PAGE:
He flinched, nearly spilling his tea.
Torin whirled around to make eye contact with Kai, who was in his pajamas with his hair all over the place. He squinted at him over the couch, fumbling with the remote to pause the broadcast. “My stars, Kai, what on earth are you doing awake?”
“Watching the news,” he said simply with his unfathomable nonchalance. Just the way the boy leaned in the doorway with his arms crossed over his white t-shirt and his baggy sweatpants untied around his hips was enough to annoy him.
“Kaito, you know that you are not to be up this late. You have a curfew in this house for a reason, and I expect you to follow it without question. Are we clear?”
“Well, yes, but…” the boy began to worry his bottom lip, and Torin sighed, his resolve melting as soon as Kai drew his brows together. “I have to know. Why weren’t you there today, Torin?”
“Me?” he asked, pulling his now lukewarm mug closer to his chest in defense. “At the meeting? It was the first day of school, Kai. I’m the principal. I had to be there for my school.”
“But you also had to be there for the meeting,” he pointed out, which made Torin’s left eye twitch. He hated it when he did that. He was too much like his father sometimes.
“You should have gone,” Kai continued to prod, the thin lipped pout he always conjured up for situations like this making a brief appearance. “Priya could have covered for you. What’s the point of coming to a dying school everyday if you could be out there saving it instead?”
“My job comes first, Kai,” he stated, keeping his voice firm as he glared at him from his awkward, twisted position. As his temper rose, so did his senses—which led him to ignore the eerie glow of the television that cast shadows over Kai’s face, giving him the temporary appearance of his father. “You know that. Your father knew that. I am a principal first and an advocate for the preservation of the school second. You know as well as I do that it’s my duty to keep things running now before the mayor runs us all into the ground.”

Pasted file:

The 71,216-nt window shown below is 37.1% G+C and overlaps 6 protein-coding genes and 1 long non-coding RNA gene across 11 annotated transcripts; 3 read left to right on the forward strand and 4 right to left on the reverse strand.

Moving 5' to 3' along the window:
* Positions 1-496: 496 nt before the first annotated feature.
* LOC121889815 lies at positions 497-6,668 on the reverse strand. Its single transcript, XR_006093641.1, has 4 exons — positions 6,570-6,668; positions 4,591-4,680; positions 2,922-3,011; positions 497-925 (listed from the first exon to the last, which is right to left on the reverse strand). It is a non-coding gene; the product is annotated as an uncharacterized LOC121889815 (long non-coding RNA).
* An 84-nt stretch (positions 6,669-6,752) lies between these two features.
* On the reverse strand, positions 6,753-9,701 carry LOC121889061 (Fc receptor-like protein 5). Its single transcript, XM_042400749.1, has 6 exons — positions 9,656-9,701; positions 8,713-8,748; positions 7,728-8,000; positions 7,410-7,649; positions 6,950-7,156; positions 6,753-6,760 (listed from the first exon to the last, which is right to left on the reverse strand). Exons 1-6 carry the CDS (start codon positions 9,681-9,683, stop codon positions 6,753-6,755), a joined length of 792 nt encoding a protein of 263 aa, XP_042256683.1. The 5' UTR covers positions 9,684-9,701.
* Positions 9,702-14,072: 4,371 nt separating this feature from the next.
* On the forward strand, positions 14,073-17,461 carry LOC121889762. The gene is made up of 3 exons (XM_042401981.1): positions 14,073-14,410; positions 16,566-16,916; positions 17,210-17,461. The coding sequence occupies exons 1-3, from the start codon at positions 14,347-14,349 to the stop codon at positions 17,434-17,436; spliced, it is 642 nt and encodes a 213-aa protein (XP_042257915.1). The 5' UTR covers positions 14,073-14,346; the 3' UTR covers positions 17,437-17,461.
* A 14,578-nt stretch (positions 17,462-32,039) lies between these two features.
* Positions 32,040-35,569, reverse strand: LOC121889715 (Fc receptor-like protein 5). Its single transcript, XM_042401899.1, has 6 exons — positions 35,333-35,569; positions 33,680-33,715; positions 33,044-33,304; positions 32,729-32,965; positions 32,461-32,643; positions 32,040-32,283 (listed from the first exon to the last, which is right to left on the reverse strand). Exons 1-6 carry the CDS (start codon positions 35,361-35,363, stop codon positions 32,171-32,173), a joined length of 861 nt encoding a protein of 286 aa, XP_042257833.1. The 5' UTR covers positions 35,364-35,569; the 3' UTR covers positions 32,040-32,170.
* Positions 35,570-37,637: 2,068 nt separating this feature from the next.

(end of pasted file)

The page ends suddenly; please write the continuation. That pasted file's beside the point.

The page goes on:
Kai put his hands up in surrender, brows raised, mouth upturned. In an instant, he was a teenage boy again. “Alright, I understand, no need to get testy. But I’m just saying,” he gave Torin a pointed look, “that since you’re so ‘dedicated’ to your occupation, you should consider changing it. Put all that effort into a different field, and you won’t have to worry about the Blackburn administration anymore.”
The teen was absolutely absurd, he swore to God. “For the last time, Kai, I am not, under any circumstances running for the mayor’s office.”
“But you shouuuld,” Kai sing-songed with a growing smirk, shooting him finger guns in encouragement.
Torin laughed, incredulous. “Go to bed, child. You have school in the morning.”
“As do you.” Kai bowed with a flourish, a grin on his face. “Goodnight, Torin. Don’t forget to think about what I’ve said.”
“Stop pestering me about it,” Torin called after him as he turned back to the TV and listened to Kai’s footsteps as he ascended the staircase, “and we might just have a deal.”